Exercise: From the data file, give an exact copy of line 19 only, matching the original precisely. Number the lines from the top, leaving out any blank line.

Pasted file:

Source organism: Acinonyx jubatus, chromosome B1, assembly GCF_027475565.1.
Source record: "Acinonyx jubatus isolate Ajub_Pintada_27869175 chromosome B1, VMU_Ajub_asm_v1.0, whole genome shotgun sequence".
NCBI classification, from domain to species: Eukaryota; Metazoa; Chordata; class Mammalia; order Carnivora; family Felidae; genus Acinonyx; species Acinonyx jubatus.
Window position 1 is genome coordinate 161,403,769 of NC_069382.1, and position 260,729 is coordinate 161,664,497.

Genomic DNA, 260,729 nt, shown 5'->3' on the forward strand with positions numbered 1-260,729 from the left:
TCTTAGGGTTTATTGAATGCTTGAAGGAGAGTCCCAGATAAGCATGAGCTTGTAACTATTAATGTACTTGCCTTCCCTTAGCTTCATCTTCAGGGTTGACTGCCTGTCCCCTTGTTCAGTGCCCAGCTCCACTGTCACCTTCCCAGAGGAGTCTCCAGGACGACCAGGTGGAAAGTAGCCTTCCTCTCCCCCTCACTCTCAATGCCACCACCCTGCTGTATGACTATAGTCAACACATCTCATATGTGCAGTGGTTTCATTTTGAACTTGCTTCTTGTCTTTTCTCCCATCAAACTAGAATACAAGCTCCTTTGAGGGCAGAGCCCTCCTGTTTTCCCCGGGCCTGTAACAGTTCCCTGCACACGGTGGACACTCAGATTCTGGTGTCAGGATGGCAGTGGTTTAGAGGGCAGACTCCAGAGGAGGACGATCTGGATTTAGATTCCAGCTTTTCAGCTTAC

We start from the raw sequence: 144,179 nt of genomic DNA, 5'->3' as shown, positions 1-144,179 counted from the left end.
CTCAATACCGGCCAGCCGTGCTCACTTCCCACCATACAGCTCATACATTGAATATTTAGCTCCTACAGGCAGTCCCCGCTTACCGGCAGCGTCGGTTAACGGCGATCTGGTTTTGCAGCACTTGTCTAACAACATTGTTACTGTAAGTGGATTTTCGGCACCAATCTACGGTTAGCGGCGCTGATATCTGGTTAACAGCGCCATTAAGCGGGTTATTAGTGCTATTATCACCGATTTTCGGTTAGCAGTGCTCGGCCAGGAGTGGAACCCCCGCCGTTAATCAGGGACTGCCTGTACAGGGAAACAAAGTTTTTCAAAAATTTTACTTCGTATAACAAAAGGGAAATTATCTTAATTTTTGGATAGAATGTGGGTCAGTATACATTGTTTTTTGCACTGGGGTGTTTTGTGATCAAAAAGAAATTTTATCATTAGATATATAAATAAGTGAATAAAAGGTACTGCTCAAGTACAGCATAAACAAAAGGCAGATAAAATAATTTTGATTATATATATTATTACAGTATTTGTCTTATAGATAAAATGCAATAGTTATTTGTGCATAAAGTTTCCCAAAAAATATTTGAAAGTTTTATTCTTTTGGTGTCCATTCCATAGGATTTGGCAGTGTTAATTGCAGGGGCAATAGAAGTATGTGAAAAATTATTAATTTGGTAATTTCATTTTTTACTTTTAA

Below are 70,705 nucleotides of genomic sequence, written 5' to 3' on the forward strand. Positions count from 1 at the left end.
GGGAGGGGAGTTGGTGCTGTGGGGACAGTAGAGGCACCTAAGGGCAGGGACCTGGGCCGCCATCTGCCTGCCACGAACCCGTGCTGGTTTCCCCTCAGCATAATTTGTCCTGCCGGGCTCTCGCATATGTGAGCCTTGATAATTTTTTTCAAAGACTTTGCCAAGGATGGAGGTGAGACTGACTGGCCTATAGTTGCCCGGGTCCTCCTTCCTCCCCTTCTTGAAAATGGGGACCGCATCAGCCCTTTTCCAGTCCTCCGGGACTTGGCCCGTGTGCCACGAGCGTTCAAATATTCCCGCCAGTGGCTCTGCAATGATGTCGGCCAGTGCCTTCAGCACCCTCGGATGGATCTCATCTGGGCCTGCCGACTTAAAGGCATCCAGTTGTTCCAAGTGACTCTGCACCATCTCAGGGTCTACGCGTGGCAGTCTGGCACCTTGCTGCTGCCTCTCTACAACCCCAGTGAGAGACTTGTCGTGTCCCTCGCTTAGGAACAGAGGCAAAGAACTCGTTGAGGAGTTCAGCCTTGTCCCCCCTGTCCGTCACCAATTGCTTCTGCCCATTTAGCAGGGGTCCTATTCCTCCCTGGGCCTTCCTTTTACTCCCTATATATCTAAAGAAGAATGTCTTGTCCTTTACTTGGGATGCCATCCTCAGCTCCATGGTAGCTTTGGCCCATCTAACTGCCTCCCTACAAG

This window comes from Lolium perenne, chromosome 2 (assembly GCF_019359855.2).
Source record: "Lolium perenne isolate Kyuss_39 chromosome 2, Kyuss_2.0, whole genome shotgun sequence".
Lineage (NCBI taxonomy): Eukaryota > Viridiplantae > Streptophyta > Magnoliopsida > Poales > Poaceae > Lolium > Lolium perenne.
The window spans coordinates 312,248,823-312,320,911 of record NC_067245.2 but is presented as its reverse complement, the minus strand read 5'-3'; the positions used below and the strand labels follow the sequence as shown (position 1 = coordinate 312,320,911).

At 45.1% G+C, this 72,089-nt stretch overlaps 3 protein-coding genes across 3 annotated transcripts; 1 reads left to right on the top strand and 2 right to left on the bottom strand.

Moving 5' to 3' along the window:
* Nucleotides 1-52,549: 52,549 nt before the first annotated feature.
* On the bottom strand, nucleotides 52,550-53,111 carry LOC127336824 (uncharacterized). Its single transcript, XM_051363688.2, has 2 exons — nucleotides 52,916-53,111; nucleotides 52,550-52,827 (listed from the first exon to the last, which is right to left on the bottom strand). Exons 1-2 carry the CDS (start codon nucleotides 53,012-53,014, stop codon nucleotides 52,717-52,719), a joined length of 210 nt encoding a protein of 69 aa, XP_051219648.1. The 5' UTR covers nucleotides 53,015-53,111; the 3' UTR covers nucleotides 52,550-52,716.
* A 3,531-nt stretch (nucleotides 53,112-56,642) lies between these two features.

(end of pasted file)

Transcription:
* A 3,531-nt stretch (nucleotides 53,112-56,642) lies between these two features.